Tools can also help. A random developer probably uses a wide toolset in development, and the most important (and basic) tool is the version control system. It stores all the products of development, and in a sense it works basically as a time machine: with relative ease it can be asked to produce the state of the code at any point in the past. How easy it actually is varies a lot with the particular tools: sometimes the user is expected to tag every interesting version with a significant label, so it is easy to go back to version 3.4.2 — but not to 10 days ago or to last Saturday at 11:35 in the morning. In contrast, a good tool will have no difficulties retracing all development steps and getting any repository to an exact point in time.
Finally, there are a few programming techniques which aid in making software development reversible. A great way to develop a feature is to start deploying it as soon as possible, out of sight of ordinary users; testers will use a special entry URL to start testing it in a production environment . This is sometimes called “dark deployment”. When everything is tested and accepted then the feature is turned on for the general public with a single runtime switch. Notice how each step is reversible in itself, at least from the point of view of ordinary users: the feature is not shown while it is being created, and the final switch that makes it available can be reverted easily and painlessly. The final result is of course irreversible once users see the new feature and grow used to it, but the process is made of small reversible steps.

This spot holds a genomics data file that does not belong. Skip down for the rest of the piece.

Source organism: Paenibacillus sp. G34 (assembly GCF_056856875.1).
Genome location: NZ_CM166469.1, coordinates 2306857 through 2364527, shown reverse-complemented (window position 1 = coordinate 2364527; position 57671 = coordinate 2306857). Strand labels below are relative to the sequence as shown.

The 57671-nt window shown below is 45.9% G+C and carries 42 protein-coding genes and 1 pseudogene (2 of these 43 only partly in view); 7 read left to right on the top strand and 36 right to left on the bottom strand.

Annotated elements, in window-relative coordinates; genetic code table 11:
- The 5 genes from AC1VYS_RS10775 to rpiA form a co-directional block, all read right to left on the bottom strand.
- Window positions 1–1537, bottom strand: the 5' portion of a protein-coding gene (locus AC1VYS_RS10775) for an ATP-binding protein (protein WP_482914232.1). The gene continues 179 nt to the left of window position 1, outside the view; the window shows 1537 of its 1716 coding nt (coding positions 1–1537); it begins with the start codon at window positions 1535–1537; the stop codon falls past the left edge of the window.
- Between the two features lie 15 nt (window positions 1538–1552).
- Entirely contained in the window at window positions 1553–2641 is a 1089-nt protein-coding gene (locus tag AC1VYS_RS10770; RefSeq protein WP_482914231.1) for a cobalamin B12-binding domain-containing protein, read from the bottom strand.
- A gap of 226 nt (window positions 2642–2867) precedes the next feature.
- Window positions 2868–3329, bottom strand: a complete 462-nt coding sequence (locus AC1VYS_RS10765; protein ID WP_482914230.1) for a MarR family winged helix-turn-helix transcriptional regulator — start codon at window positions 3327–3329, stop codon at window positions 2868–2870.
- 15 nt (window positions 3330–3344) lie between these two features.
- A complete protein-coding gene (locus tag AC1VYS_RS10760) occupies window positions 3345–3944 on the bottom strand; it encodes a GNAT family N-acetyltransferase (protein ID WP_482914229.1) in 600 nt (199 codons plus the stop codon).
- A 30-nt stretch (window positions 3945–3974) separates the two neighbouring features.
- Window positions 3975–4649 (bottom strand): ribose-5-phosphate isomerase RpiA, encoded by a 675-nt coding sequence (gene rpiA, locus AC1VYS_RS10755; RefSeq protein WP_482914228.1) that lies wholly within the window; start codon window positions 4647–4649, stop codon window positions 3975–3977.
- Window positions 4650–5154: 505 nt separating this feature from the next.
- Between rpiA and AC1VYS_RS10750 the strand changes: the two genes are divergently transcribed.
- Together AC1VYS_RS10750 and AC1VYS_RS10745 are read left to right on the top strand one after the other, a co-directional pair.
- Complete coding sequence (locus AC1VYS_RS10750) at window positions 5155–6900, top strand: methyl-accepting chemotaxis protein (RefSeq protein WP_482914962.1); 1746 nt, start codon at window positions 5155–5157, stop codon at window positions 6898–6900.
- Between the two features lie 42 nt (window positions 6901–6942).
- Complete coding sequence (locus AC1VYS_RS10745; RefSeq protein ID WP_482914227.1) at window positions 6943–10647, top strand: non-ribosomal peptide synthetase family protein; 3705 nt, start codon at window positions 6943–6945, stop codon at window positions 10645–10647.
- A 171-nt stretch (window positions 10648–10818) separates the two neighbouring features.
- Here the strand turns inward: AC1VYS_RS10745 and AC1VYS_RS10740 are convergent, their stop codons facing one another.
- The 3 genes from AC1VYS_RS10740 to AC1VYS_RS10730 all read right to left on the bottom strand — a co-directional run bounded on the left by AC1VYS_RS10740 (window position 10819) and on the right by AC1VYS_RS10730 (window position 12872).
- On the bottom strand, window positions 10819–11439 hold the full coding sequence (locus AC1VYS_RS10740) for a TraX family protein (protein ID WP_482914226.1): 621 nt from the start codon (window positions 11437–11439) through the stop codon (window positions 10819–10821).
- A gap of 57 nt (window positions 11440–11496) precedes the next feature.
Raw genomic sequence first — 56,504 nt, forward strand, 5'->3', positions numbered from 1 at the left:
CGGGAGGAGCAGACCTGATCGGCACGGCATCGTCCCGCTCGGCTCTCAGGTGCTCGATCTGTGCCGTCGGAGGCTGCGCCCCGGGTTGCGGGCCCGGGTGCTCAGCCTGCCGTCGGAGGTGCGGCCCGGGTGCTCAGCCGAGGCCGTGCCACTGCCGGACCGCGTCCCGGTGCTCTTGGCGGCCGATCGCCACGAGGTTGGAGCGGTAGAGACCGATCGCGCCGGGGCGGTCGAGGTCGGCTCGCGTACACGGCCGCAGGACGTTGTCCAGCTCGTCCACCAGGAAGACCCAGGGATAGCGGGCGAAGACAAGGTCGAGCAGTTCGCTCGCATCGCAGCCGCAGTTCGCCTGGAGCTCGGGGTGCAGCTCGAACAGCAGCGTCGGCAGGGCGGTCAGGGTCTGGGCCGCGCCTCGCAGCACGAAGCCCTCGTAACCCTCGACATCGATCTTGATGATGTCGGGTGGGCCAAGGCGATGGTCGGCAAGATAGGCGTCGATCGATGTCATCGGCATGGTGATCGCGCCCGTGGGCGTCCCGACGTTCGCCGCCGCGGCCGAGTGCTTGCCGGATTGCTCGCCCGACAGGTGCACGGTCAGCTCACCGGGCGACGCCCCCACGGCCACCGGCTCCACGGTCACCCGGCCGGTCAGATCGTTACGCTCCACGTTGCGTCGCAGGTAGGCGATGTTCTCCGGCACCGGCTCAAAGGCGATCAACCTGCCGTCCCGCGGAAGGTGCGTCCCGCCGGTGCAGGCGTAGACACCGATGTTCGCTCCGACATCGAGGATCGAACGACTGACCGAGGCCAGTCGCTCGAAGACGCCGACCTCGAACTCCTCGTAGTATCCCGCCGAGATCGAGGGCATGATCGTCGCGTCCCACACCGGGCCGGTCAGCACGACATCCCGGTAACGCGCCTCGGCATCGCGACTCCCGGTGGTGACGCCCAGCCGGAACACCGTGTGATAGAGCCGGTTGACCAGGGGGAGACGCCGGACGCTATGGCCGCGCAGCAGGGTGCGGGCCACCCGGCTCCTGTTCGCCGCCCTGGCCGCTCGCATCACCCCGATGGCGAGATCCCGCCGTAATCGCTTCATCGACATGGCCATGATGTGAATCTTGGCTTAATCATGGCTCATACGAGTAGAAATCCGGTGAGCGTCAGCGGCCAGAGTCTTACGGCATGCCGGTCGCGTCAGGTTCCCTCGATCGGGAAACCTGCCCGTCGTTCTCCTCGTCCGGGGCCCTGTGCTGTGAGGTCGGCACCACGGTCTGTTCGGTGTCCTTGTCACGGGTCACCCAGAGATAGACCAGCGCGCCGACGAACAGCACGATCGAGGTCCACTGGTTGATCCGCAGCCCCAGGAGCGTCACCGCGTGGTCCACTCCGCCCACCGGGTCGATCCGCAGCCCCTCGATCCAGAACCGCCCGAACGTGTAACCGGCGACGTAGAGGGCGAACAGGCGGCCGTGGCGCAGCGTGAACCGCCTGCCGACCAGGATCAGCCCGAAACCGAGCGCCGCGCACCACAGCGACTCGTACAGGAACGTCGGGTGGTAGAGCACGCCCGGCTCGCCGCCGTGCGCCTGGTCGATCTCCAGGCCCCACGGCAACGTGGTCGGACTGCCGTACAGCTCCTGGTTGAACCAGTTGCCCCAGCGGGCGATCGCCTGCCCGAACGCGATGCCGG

Another technique related to reversibility, parallel deployment, can be used when a replacement is being developed for a system already in production. Instead of developing and replacing small bits at a time, it is often more productive to first develop the whole replacement and deploy it alongside the original system. Then the new product can start servicing users in the shadow, while at the same time the old one is the one really doing the visible work. The output of both systems is compared, and the new incumbent can be refined iteratively. Only when the new product produces exactly the same output as the old one can it start really servicing users; and this decision can be quickly reverted should any new problem arise. Eventually the old system will be decommissioned, at which point reversibility is lost; but the replacement job will mostly be done at that point.